As the modern day El Pulpo, the IMF is hell bent on maintaining their dominant position in the global economy and despite all the positive developments that could accrue to El Salvador thanks to the Bitcoin Law, they will continue to vehemently oppose it. They will use every tool at their disposal to not only ensure the reversal of Bitcoin’s legal tender status in El Salvador but to stop other fiat-enslaved countries from following a similar path to debt freedom. A recent example of this would be the $45 billion bailout package they approved for Argentina in March which included a provision that forces the Argentinian government to crack down on cryptocurrencies and discourage their use as a condition for the bailout. The clause detailed Argentina’s efforts “to discourage the use of cryptocurrencies with a view to preventing money laundering, informality, and disintermediation” in order to “to further safeguard financial stability.” Argentina’s central bank subsequently banned financial institutions in the country from offering any Bitcoin or cryptocurrency related services to their clients. This is just the beginning and it wouldn’t be surprising to see this clause being included in every bailout package going forward.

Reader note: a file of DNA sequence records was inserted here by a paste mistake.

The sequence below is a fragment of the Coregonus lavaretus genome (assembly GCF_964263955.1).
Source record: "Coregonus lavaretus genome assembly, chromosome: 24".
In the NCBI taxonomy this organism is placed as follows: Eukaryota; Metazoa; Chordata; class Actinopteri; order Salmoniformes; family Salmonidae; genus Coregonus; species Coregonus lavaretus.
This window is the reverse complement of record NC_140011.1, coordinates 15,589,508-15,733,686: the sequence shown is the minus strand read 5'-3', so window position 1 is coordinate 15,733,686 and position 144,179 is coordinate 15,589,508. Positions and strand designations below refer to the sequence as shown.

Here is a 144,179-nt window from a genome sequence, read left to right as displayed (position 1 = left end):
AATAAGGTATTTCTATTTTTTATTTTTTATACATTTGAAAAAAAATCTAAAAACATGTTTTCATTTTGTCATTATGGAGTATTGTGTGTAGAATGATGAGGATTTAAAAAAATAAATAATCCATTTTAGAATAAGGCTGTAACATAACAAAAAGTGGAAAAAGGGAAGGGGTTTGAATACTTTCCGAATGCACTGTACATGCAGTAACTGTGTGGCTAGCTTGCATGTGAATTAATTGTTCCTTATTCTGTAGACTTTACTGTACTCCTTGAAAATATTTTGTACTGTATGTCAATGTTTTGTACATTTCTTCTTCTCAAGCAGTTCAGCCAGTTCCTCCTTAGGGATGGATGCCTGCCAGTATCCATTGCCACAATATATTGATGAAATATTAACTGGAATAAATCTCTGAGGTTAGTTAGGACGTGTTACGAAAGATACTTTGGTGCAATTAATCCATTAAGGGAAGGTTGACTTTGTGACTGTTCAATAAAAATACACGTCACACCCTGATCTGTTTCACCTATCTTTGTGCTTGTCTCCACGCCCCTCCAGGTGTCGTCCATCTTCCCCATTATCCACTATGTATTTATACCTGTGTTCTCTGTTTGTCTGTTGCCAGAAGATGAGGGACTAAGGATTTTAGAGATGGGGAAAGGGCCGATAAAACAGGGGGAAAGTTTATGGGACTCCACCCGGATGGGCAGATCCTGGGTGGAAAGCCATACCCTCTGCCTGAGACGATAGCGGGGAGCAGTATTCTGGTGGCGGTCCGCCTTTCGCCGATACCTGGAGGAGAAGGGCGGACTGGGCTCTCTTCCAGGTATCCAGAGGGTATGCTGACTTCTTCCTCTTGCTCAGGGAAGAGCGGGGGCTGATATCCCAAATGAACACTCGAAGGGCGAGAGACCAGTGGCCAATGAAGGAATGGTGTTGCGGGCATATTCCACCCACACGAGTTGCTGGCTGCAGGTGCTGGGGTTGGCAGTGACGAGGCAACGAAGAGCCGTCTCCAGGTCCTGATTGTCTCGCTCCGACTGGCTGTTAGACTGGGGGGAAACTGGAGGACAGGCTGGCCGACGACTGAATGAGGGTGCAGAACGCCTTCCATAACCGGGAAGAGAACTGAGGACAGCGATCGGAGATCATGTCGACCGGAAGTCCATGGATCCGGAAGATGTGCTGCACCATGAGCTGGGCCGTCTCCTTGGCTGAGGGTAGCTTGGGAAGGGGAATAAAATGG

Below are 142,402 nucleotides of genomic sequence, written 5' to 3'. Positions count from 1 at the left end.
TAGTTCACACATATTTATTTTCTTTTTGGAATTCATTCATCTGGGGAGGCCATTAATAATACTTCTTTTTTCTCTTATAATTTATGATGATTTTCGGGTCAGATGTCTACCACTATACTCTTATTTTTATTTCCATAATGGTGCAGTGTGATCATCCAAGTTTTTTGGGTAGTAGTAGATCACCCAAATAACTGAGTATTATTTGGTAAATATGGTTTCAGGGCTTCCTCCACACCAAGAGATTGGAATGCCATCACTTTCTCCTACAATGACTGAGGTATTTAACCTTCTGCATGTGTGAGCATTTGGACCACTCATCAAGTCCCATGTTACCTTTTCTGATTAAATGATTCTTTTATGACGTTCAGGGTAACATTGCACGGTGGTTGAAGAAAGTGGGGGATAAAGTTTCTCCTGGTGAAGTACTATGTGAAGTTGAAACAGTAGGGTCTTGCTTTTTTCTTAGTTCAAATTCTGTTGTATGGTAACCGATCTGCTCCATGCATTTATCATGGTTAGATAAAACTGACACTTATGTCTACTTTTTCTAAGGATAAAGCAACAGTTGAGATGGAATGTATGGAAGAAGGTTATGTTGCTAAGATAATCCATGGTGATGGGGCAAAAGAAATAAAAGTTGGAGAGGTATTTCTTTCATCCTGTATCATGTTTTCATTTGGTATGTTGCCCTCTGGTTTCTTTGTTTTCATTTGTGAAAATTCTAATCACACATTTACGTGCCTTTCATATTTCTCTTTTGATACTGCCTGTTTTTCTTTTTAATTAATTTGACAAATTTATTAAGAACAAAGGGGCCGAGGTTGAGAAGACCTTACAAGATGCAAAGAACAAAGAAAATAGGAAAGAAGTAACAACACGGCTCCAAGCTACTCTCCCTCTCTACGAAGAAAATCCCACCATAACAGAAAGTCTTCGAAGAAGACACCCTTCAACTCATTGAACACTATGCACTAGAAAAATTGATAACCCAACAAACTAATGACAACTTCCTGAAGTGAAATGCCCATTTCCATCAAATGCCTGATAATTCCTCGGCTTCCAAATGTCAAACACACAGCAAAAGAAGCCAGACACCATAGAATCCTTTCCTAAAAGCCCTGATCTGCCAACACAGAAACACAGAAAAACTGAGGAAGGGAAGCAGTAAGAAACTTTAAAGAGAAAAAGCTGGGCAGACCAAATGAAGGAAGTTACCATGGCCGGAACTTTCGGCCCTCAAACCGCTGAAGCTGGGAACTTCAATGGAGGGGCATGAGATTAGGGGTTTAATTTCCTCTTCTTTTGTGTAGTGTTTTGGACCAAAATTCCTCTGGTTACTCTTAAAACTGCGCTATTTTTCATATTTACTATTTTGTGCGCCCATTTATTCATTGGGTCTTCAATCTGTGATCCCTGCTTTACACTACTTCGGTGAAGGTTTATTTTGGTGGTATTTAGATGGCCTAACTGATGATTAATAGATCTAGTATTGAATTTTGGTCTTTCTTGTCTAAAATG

With the Bitcoin price at ~$20,000 as of time of writing, approximately 56% lower than it was during El Salvador’s adoption last year, mainstream media pundits are quick to point out El Salvador’s paper losses, which are estimated to be anywhere between $40 million and $60 million on the Bitcoin that the government bought, as evidence of the dismal failure of the “Bitcoin policy.” This analysis is misleading in that it equates a drop in portfolio value to actual realized losses, which aren’t applicable in this case as El Salvador hasn’t sold a single bitcoin. Secondly it’s also myopic because by exchanging dollars with an infinite supply, for bitcoin, a scarce digital bearer-asset, President Bukele’s move insured El Salvador against dollar debasement. Interestingly enough prior to the Bitcoin Law, El Salvador was hardly mentioned in the Western mainstream media except in relation to gang violence. However, ever since the Bitcoin Law came into effect, President Nayib Bukele has been accused of gambling the country’s resources on bitcoin, with the policy being deemed a failure.